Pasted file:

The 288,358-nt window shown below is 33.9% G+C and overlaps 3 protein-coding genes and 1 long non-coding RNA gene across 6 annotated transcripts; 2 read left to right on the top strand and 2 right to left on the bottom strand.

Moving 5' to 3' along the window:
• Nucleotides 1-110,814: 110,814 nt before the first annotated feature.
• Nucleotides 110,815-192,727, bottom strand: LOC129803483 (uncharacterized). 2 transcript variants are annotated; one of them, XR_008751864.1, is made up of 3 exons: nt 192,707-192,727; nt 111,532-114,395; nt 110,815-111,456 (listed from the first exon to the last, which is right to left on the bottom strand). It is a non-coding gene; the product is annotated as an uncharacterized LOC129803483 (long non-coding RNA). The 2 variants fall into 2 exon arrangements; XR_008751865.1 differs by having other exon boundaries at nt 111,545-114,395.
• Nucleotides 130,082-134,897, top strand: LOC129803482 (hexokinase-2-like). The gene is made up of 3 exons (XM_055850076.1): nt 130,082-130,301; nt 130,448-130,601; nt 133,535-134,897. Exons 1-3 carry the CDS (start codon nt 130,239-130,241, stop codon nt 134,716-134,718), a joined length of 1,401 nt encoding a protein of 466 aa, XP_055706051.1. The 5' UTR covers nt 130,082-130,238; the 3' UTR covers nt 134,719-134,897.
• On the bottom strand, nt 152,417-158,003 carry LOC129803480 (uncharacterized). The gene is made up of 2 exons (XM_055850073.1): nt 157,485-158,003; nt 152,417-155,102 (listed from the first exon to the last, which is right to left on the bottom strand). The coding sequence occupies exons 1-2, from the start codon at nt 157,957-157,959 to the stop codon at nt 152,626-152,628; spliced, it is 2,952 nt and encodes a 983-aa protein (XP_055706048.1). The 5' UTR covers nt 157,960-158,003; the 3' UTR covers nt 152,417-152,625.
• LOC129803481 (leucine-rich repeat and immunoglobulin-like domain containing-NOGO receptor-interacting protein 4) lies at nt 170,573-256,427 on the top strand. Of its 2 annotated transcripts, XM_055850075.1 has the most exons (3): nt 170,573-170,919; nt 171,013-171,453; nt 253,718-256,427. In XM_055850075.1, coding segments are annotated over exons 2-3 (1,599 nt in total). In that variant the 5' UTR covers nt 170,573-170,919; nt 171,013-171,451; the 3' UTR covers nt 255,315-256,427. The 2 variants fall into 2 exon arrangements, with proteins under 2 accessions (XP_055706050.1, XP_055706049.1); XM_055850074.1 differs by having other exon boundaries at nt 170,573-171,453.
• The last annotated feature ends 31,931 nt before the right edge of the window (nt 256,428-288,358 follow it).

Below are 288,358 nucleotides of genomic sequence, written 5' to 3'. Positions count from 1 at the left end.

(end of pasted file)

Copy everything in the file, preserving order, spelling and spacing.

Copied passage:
The 288,358-nt window shown below is 33.9% G+C and overlaps 3 protein-coding genes and 1 long non-coding RNA gene across 6 annotated transcripts; 2 read left to right on the top strand and 2 right to left on the bottom strand.

Moving 5' to 3' along the window:
• Nucleotides 1-110,814: 110,814 nt before the first annotated feature.
• Nucleotides 110,815-192,727, bottom strand: LOC129803483 (uncharacterized). 2 transcript variants are annotated; one of them, XR_008751864.1, is made up of 3 exons: nt 192,707-192,727; nt 111,532-114,395; nt 110,815-111,456 (listed from the first exon to the last, which is right to left on the bottom strand). It is a non-coding gene; the product is annotated as an uncharacterized LOC129803483 (long non-coding RNA). The 2 variants fall into 2 exon arrangements; XR_008751865.1 differs by having other exon boundaries at nt 111,545-114,395.
• Nucleotides 130,082-134,897, top strand: LOC129803482 (hexokinase-2-like). The gene is made up of 3 exons (XM_055850076.1): nt 130,082-130,301; nt 130,448-130,601; nt 133,535-134,897. Exons 1-3 carry the CDS (start codon nt 130,239-130,241, stop codon nt 134,716-134,718), a joined length of 1,401 nt encoding a protein of 466 aa, XP_055706051.1. The 5' UTR covers nt 130,082-130,238; the 3' UTR covers nt 134,719-134,897.
• On the bottom strand, nt 152,417-158,003 carry LOC129803480 (uncharacterized). The gene is made up of 2 exons (XM_055850073.1): nt 157,485-158,003; nt 152,417-155,102 (listed from the first exon to the last, which is right to left on the bottom strand). The coding sequence occupies exons 1-2, from the start codon at nt 157,957-157,959 to the stop codon at nt 152,626-152,628; spliced, it is 2,952 nt and encodes a 983-aa protein (XP_055706048.1). The 5' UTR covers nt 157,960-158,003; the 3' UTR covers nt 152,417-152,625.
• LOC129803481 (leucine-rich repeat and immunoglobulin-like domain containing-NOGO receptor-interacting protein 4) lies at nt 170,573-256,427 on the top strand. Of its 2 annotated transcripts, XM_055850075.1 has the most exons (3): nt 170,573-170,919; nt 171,013-171,453; nt 253,718-256,427. In XM_055850075.1, coding segments are annotated over exons 2-3 (1,599 nt in total). In that variant the 5' UTR covers nt 170,573-170,919; nt 171,013-171,451; the 3' UTR covers nt 255,315-256,427. The 2 variants fall into 2 exon arrangements, with proteins under 2 accessions (XP_055706050.1, XP_055706049.1); XM_055850074.1 differs by having other exon boundaries at nt 170,573-171,453.
• The last annotated feature ends 31,931 nt before the right edge of the window (nt 256,428-288,358 follow it).

Below are 288,358 nucleotides of genomic sequence, written 5' to 3'. Positions count from 1 at the left end.